Monday, June 30, 2014

Linking Strategy and Execution

By Steven Worth

Every year some of the association community’s most innovative strategies and plans in which untold hours of volunteer and staff time have been invested lie unused and likely even unread on some shelf collecting dust. Then, as time goes by and memories grow vague and leadership changes, someone else calls for a planning session--and wise old veterans shake their heads at the futility of going through this process yet again. Sound familiar? It should, as this is a process that happens to virtually every organization at one time or another. This phenomenon even has a name: “SPOTS”—Strategic Plan On Top Shelf!

There are seven common causes for SPOTS.

The plan is devoted to fixing current problems rather than addressing the future of the organization

There is nothing more frustrating than when a strategic planning session “gets into the weeds”—focusing on specific fixes to operational issues. Such situations are uncomfortable for everyone. The volunteer leaders wonder (sometimes out-loud) why their time is being taken to fix problems that the staff should be able to fix themselves, while the staff chaffs at this unwanted meddling and wish (though rarely out-loud) they could exchange these nitpickers for the visionary leaders they need! The best way to avoid this scenario is to be sure at the outset that both volunteer and professional leadership understand the distinct but inter-dependent roles they fill in governance and operations. When everyone knows their role and has a feel for the critical differences between strategy and tactics, then the stage is set for proper and productive strategic planning.

The initiative lacks the support and commitment of the leadership and/or the constituents

The French “Sun-King” Louis XIV was famously quoted as saying “the state…is me!” Not to say that boards of directors consider themselves absolute monarchs, but perhaps there is a touch of sentiment in many association boards that they do embody the association. Legally of course boards of directors do shoulder absolute responsibility for the association, but boards of directors also are or should be representative of broader constituencies. In this context, association leaders should take time to survey where these constituencies are headed and to make sure the association has a good sense of their needs and how these can best be served. Plans are non-starters that are not perceived to be relevant to the membership at large. The best approach to ensure relevancy is to survey membership before the planning begins, then to report back to them how the plan takes their concerns into account.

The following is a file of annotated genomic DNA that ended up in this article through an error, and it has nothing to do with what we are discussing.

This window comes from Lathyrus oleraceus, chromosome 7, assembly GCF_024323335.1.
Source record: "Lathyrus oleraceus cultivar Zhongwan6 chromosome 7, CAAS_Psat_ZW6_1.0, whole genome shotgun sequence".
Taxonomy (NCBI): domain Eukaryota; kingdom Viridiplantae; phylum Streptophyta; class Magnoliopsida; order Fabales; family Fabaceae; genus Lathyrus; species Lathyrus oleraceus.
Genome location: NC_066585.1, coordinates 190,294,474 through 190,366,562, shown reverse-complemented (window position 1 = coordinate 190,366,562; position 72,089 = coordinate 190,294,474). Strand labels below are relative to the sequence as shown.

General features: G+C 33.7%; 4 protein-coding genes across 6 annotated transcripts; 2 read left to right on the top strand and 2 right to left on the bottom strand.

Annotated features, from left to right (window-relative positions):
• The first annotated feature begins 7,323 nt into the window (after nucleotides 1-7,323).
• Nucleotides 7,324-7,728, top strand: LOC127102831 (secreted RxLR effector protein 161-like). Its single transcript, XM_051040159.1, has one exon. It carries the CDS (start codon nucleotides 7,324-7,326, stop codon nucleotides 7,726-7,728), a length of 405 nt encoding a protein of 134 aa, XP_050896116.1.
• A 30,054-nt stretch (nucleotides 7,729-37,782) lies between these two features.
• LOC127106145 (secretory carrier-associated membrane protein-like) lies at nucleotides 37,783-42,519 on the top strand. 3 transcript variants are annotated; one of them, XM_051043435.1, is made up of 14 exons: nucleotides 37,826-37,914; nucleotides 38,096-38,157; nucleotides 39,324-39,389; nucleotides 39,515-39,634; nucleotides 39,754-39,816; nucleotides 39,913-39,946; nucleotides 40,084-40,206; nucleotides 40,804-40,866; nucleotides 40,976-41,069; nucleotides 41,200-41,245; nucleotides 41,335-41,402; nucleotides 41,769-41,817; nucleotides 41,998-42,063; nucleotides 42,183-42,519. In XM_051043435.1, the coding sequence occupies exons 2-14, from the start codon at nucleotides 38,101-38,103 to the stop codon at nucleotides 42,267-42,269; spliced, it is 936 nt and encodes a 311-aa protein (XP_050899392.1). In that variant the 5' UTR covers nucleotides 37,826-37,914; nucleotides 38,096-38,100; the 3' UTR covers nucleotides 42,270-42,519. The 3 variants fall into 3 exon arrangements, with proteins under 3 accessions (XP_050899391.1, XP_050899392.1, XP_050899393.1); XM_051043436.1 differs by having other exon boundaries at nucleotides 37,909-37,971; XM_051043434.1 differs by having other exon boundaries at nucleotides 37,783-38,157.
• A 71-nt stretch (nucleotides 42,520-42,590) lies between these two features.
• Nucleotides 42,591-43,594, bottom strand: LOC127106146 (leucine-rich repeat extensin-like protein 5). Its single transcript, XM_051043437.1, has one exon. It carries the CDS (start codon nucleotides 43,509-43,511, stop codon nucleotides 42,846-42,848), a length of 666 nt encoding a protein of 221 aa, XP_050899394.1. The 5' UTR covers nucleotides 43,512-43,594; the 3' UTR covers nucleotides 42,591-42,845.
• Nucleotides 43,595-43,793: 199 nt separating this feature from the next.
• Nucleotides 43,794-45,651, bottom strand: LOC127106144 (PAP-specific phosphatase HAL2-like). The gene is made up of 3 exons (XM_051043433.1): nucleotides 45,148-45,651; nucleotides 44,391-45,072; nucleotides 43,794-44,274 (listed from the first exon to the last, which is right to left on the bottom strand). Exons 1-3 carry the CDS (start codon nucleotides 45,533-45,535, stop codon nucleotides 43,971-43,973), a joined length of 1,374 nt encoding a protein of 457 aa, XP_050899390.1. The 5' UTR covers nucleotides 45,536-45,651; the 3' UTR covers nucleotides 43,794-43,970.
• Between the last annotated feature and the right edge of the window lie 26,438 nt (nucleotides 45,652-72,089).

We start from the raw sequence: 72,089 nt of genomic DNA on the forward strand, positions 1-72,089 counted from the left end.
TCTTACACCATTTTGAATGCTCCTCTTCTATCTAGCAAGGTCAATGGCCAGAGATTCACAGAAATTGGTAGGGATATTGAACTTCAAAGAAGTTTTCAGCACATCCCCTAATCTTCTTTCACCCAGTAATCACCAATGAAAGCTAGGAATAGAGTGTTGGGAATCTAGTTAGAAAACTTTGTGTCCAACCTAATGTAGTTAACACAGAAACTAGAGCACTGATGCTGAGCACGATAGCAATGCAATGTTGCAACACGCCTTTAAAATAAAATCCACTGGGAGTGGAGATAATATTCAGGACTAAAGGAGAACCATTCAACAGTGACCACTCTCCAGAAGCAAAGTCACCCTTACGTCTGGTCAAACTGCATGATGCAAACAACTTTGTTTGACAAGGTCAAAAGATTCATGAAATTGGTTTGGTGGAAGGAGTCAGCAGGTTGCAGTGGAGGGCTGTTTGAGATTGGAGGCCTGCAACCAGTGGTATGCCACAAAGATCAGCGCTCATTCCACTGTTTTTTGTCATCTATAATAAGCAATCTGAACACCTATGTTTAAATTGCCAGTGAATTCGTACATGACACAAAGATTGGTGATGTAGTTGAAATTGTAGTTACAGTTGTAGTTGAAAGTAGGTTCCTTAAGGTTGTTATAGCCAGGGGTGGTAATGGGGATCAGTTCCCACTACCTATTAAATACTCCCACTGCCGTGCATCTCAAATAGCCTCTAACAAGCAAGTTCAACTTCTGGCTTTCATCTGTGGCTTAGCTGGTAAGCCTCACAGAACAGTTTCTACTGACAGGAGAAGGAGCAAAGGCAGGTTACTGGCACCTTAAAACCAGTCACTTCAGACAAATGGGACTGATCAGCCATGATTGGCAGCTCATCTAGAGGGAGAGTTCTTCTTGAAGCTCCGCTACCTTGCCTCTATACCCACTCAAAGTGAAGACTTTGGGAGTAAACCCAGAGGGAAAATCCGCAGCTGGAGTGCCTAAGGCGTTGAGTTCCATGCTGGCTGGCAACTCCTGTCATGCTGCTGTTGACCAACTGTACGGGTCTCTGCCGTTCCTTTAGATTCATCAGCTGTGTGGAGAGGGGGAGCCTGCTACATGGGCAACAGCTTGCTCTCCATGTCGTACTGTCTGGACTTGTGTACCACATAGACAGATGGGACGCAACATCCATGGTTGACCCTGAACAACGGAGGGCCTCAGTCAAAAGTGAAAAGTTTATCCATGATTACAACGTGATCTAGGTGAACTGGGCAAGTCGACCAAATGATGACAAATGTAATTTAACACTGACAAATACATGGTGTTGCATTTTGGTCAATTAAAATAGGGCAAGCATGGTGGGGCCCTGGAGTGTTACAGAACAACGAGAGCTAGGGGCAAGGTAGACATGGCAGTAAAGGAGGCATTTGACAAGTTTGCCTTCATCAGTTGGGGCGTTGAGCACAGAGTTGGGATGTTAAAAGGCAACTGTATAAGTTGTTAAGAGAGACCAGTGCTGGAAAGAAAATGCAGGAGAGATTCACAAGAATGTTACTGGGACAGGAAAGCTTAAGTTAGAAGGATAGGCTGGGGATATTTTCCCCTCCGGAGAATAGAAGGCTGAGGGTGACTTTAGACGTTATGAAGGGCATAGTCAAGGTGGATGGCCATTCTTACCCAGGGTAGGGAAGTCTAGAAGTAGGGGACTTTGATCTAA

No one is responsible for implementation or evaluation

It is easier by far to come up with great ideas than it is to work out the “how, when and who” of how they will actually be accomplished. No planning is complete—no matter how self-evidently brilliant the ideas--until this has been done!

The operational plan is unrealistic or without focus or direction

If you agree “there is no such thing as an idea that cannot be written,” then you can understand that there is no such thing as an operational plan that is not grounded in tactics that are well-reasoned, directed and supported by sound financial and logistical planning.

It does not inspire leadership or constituency to move the organization forward

All plans—particularly ones that seek to launch new initiatives—require effort if they are going to succeed; and this in turn requires some sort of enthusiasm on the part of those who need to make them work. If this underlying enthusiasm is lacking, then either the plan or the implementers need to change!

There has been no “reconciliation” of these new initiatives with currently budgeted programs

Great plans almost always require hard choices because they will inevitably need to draw from resources that are currently being used for other programs. This means that the job is not done once the initial planning has been completed—because all of these new ideas need to be reconciled with current utilization of resources. Choices always need to be made. If this part of the process is not observed then the status quo will invariably continue.

The organizational structure inhibits change or otherwise does not supply the supporting framework these new ideas need to be implemented

Too often planning groups fail to consider their association’s current structure and whether it is suitable for carrying out the plans they have just devised. This is in fact a critical issue. Organizations have certain “rubber-like” characteristics. They can be bent into different shapes, but then after time return to their original shape—and ways of doing things. If new plans containing new approaches have any chance of success serious consideration needs to be given to the structure of the organization that is intended to carry out these plans. It rarely works to put new wine into old wine skins. 

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